Gender stereotyping and nursing care


  • Deborah Dillon McDonald,

    Corresponding author
    1. Assistant professor in the School of Nursing, University of Connecticut
    • School of Nursing, U-26, Rm. 113, University of Connecticut, 231 Glenbrook Road, Storrs, CT 06268
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  • R. Gary Bridge

    1. Associate professor of psychology and education at Teachers College, Columbia University, New York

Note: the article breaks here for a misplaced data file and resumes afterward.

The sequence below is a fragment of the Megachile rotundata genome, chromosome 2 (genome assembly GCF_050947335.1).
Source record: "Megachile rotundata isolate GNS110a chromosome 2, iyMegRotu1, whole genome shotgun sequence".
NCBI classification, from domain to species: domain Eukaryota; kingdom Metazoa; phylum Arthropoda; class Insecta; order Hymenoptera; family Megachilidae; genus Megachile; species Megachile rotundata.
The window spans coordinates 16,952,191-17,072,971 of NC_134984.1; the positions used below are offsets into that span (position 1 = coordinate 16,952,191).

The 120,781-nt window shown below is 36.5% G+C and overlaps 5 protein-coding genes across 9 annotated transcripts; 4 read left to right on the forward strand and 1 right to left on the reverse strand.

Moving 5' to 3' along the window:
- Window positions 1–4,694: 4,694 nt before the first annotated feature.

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The effect of gender stereotyping on nursing care was examined. Eight conditions were created in a posttest-only experiment by completely crossing patient gender (male/female) by memory load (low/high) by patient health status (stable/unstable). One hundred sixty nurses read the same patient vignette. The vignette differed in patient gender, memory load, and patient health status. The nurses then estimated the minutes needed for specific nursing interventions with the patient. Nurses planned significantly more ambulation, analgesic administration, and emotional support time for the male patient, despite the presence of individuating information. More accurate, effective nursing care is possible when nurses are aware of the effect of gender stereotyping on nursing care.